Although the spirit of the library was festive, not everyone was an easy sell. One woman complained about an outdated sign from the previous format (the new signs are smart and helpful) and a teen-ager said he thought the old building had more mystique. But others were agog at the clean, cream-colored walls, sea-mist green upholstery, slate staircases, and, in the bathroom, the marble counters with brass fixtures. You got it: no more pull-chain flushes.
“I got goosebumps walking through the stacks,” said Orono resident Marie Lusth-Winn, who snapped photos of the place with a disposable camera. “This place was my mental health clinic when I was going through a divorce. And now this is very, very open, very, very, very big. I really do love it.”
Librarians in the street-level children’s room were taking bets on who the first patrons would be Monday. Doreen Olson of Charleston showed up with her three kids ages 5 and 2 years and 6 months.
“We’ve been waiting for this day, haven’t we, Becca?” she said to her 5-year-old daughter. “Let’s go find some books.”
Anne Mundy, director of children’s services, threw up her hands and said, “Let’s have a celebration!” Then she led the children through the winding stacks of picture books and early readers, toward the larger of two story rooms. The kids ran up to a small stage and began twirling in a circle while singing “Ring Around the Rosie.” Mundy laughed as she watched.
“Our goal was always to get books directly to children’s hands,” she said, leaning on a child-size shelf. “We have a whole new landscape here now. We’re going to have to reinvent what we do here. I hope the kids will find that it’s fun here and not too much of a maze.”
By afternoon, the parking lot across the street was full. At the library, teens were wandering through the hallways and exploring alcoves. Through all those months of construction, many of Bangor’s homeless people moved to the Brewer library for daily warmth and rest. They, too, were back in their regular — much spiffier — digs yesterday. Others were surfing the Net, browsing through magazines and bumping into friends.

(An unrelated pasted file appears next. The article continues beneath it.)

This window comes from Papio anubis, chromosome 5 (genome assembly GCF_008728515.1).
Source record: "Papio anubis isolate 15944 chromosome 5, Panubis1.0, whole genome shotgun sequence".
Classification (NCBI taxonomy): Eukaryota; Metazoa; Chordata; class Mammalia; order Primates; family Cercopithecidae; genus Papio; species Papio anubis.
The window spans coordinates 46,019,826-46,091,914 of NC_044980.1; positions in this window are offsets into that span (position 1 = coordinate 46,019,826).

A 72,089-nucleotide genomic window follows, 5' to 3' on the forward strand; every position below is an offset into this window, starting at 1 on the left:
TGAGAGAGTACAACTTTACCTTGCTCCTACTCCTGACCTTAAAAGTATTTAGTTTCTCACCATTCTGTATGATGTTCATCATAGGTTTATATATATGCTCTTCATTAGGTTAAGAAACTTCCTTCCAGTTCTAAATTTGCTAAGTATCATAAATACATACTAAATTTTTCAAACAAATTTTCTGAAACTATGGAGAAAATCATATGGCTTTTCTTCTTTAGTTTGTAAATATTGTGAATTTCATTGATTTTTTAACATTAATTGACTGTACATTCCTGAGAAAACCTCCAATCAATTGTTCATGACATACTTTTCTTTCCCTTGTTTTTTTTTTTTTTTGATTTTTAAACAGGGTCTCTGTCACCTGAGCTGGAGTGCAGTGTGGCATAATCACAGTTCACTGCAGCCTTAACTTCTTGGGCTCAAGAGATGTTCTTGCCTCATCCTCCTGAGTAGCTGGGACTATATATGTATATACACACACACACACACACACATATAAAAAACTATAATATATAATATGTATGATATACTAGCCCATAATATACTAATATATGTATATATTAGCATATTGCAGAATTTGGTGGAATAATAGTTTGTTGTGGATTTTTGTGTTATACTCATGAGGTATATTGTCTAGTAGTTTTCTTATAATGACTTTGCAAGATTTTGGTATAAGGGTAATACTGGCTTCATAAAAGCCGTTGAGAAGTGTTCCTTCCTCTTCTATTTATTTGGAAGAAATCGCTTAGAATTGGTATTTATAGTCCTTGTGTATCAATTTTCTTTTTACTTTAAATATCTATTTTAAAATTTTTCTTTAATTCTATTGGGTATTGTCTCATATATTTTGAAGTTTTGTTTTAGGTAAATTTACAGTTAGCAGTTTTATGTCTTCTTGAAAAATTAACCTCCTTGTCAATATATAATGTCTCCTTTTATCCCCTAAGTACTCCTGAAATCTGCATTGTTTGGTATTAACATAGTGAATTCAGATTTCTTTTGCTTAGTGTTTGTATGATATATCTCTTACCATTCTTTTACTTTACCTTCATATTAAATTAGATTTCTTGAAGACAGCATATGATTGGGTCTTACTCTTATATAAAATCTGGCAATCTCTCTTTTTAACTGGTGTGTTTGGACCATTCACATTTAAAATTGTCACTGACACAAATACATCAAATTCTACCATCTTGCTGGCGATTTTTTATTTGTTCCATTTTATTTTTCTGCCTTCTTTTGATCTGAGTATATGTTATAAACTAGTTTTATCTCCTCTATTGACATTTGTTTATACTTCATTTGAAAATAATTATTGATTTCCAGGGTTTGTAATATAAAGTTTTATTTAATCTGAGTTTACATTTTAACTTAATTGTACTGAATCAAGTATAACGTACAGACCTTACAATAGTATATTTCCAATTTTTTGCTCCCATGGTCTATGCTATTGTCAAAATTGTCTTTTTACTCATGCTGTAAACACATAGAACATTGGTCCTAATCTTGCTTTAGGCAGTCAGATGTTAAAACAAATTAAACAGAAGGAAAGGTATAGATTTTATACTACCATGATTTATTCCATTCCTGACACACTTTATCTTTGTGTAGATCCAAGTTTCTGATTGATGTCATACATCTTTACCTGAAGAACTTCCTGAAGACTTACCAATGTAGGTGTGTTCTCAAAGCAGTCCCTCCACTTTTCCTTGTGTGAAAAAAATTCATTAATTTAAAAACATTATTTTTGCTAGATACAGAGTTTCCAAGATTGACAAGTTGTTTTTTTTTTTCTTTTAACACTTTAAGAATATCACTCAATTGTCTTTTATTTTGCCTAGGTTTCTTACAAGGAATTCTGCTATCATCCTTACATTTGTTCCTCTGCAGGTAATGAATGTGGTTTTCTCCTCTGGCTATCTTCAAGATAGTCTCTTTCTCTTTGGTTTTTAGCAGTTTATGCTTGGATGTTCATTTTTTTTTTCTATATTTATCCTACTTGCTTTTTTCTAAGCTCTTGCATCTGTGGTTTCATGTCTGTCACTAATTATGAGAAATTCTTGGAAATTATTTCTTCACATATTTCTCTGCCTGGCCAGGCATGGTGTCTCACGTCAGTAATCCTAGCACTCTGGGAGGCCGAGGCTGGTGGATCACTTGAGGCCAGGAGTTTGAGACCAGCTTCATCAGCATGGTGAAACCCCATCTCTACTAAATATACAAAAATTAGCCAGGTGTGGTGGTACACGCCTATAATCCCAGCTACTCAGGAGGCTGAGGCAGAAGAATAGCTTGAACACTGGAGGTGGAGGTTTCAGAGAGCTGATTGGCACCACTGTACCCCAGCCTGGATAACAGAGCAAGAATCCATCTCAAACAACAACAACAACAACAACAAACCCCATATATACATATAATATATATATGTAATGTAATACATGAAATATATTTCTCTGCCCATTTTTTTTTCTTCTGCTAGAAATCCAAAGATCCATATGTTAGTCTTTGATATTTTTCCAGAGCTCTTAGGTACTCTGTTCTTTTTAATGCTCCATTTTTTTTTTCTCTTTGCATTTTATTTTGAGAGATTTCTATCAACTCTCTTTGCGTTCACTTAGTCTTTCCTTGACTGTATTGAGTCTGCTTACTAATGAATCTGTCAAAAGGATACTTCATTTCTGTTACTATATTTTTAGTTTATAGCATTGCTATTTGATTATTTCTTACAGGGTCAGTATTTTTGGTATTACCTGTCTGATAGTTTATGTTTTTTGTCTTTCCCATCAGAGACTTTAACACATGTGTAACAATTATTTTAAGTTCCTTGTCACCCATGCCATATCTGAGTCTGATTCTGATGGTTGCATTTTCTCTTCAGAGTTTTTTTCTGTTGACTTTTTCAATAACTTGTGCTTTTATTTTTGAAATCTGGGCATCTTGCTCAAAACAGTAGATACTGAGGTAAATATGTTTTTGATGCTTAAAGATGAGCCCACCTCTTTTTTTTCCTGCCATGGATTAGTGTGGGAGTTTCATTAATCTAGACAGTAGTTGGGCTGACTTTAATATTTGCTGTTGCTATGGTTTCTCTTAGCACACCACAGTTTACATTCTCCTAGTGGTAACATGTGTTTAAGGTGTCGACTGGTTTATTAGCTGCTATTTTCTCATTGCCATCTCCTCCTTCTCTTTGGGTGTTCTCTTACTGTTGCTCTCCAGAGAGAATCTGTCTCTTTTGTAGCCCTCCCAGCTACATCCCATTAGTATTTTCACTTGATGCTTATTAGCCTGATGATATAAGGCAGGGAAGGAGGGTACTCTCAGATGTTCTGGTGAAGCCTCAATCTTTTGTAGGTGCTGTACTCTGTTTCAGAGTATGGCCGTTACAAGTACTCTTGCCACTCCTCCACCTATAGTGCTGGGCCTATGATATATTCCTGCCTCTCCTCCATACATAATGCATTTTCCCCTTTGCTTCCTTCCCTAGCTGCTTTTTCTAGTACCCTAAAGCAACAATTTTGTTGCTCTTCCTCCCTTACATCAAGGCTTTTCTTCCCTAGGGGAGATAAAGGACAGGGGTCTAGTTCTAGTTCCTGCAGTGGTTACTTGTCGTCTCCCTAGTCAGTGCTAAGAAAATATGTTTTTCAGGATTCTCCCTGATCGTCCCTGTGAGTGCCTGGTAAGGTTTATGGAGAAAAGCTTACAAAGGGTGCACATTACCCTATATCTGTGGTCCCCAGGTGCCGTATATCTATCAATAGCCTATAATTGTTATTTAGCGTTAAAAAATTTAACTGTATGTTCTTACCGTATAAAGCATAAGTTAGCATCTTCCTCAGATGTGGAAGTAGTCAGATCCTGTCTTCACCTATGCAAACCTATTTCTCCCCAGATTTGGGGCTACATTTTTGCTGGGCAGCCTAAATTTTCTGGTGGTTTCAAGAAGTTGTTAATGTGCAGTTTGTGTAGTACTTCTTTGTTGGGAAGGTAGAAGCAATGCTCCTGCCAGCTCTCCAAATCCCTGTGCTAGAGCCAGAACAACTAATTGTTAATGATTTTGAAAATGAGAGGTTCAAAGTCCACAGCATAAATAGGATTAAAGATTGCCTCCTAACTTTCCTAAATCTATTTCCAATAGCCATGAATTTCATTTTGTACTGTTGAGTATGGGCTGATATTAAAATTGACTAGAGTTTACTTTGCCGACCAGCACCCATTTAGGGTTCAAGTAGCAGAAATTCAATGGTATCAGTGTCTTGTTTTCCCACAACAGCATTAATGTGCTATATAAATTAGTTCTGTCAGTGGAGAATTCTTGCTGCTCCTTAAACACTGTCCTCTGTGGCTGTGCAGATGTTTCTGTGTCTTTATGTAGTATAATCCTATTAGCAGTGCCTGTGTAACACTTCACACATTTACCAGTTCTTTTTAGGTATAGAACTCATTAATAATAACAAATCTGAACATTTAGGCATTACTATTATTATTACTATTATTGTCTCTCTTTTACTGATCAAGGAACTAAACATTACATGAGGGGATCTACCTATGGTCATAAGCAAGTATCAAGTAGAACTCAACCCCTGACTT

Mark Maynard, a customer service supervisor at Service Merchandise, goes to the library three or four times a week. As a child, he developed a love of books at the New York Public Library. Yesterday, he arrived shortly after the Bangor library opened and, at lunchtime, was still gathering books on chess and fishing.
“We don’t live by work alone,” Maynard said. “Bangor’s quite lucky to have this facility. It blends in well with downtown and is not obtrusively out-of-place. This reading room catches the morning light and makes you want to read.”
Kathy Batey, an 18-year-old from Dexter who was looking for books on doing taxes, put it another way: “I’ve been waiting for them to open for, like, forever. I’m totally out of books to read.”
McDade hopes eventually to develop adult programs and to extend regular hours to include Sundays, but said there’s lots more to accomplish before she’ll be organizing those changes. Although library workers no longer have to fetch books for patrons, they will have to help others find books. Now that the stacks are open, each library worker will be responsible for keeping a section neat and orderly. And there’s a security system to keep patrons from wandering off before checking out books. A new staff member — a janitor — will help keep the building itself in working order.
One quiet change will be in the leniency with which overdue fines have been totaled over the past year and a half. You can expect those fines to be tallied with accuracy and speed now.
That’s a small price to pay for a library that is not only easy to use and elegant to look at, but also right in the heart of Bangor’s downtown.